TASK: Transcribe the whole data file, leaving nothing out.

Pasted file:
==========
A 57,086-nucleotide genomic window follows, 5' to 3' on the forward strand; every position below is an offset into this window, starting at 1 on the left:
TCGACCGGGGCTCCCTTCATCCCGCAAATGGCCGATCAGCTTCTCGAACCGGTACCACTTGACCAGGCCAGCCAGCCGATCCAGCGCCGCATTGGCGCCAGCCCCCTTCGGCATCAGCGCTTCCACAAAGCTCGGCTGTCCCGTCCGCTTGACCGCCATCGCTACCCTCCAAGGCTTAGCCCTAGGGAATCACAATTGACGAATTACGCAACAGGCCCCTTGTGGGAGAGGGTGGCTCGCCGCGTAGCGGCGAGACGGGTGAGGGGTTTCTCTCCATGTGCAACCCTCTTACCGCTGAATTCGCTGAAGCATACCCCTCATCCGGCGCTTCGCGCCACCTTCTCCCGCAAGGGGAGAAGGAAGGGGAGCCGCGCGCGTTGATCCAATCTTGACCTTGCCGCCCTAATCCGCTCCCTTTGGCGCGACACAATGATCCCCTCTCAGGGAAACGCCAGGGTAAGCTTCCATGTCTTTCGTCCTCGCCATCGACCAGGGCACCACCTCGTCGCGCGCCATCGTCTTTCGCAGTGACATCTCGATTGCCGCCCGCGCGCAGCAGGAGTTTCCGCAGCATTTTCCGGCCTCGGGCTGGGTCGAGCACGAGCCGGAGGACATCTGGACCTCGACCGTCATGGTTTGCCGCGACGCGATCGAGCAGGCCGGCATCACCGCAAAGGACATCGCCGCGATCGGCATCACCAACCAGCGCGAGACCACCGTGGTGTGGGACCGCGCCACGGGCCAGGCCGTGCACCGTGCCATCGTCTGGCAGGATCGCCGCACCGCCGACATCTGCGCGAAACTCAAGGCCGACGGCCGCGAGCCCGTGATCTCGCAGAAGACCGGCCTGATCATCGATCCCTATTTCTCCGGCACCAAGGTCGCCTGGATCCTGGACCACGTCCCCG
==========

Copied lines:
A 57,086-nucleotide genomic window follows, 5' to 3' on the forward strand; every position below is an offset into this window, starting at 1 on the left:
TCGACCGGGGCTCCCTTCATCCCGCAAATGGCCGATCAGCTTCTCGAACCGGTACCACTTGACCAGGCCAGCCAGCCGATCCAGCGCCGCATTGGCGCCAGCCCCCTTCGGCATCAGCGCTTCCACAAAGCTCGGCTGTCCCGTCCGCTTGACCGCCATCGCTACCCTCCAAGGCTTAGCCCTAGGGAATCACAATTGACGAATTACGCAACAGGCCCCTTGTGGGAGAGGGTGGCTCGCCGCGTAGCGGCGAGACGGGTGAGGGGTTTCTCTCCATGTGCAACCCTCTTACCGCTGAATTCGCTGAAGCATACCCCTCATCCGGCGCTTCGCGCCACCTTCTCCCGCAAGGGGAGAAGGAAGGGGAGCCGCGCGCGTTGATCCAATCTTGACCTTGCCGCCCTAATCCGCTCCCTTTGGCGCGACACAATGATCCCCTCTCAGGGAAACGCCAGGGTAAGCTTCCATGTCTTTCGTCCTCGCCATCGACCAGGGCACCACCTCGTCGCGCGCCATCGTCTTTCGCAGTGACATCTCGATTGCCGCCCGCGCGCAGCAGGAGTTTCCGCAGCATTTTCCGGCCTCGGGCTGGGTCGAGCACGAGCCGGAGGACATCTGGACCTCGACCGTCATGGTTTGCCGCGACGCGATCGAGCAGGCCGGCATCACCGCAAAGGACATCGCCGCGATCGGCATCACCAACCAGCGCGAGACCACCGTGGTGTGGGACCGCGCCACGGGCCAGGCCGTGCACCGTGCCATCGTCTGGCAGGATCGCCGCACCGCCGACATCTGCGCGAAACTCAAGGCCGACGGCCGCGAGCCCGTGATCTCGCAGAAGACCGGCCTGATCATCGATCCCTATTTCTCCGGCACCAAGGTCGCCTGGATCCTGGACCACGTCCCCG